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Thursday, June 18, 2015

Ted Kooser' American Life in Poetry: STREWN by Barbara Crooker

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I love richly detailed descriptive poems, and this one by Barbara Crooker, who lives in Pennsylvania, is a good example of how vivid a picture a poem can offer to us. Her most recent book is Selected Poems, (Future Cycle Press, 2015).





Strewn

It’d been a long winter, rags of snow hanging on; then, at the end
of April, an icy nor’easter, powerful as a hurricane. But now
I’ve landed on the coast of Maine, visiting a friend who lives
two blocks from the ocean, and I can’t believe my luck,
out this mild morning, race-walking along the strand.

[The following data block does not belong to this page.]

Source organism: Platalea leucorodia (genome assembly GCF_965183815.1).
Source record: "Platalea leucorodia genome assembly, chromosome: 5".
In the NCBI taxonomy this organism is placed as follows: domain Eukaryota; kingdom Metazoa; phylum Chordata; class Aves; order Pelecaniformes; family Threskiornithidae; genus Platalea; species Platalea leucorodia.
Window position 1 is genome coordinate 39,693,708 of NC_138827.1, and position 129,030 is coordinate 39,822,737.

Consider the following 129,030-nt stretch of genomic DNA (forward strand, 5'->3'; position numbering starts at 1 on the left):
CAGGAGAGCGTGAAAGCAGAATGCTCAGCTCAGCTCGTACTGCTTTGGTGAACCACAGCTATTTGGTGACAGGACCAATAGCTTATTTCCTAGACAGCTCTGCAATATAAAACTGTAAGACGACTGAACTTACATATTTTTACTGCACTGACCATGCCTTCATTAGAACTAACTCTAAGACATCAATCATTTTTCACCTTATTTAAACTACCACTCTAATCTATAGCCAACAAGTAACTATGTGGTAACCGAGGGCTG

Every dog within fifty miles is off-leash, running
for the sheer dopey joy of it. No one’s in the water,
but walkers and shellers leave their tracks on the hardpack.
The flat sand shines as if varnished in a painting. Underfoot,
strewn, are broken bits and pieces, deep indigo mussels, whorls
of whelk, chips of purple and white wampum, hinges of quahog,
fragments of sand dollars. Nothing whole, everything
broken, washed up here, stranded. The light pours down, a rinse
of lemon on a cold plate. All of us, broken, some way
or other. All of us dazzling in the brilliant slanting light.



American Life in Poetry is made possible by The Poetry Foundation (www.poetryfoundation.org), publisher of Poetry magazine. It is also supported by the Department of English at the University of Nebraska-Lincoln. Poem copyright ©2015 by Barbara Crooker, “Strewn,” from More (C&R Press, 2010). Poem reprinted by permission of Barbara Crooker and the publisher. Introduction copyright © 2015 by The Poetry Foundation. The introduction's author, Ted Kooser, served as United States Poet Laureate Consultant in Poetry to the Library of Congress from 2004-2006. We do not accept unsolicited manuscripts.

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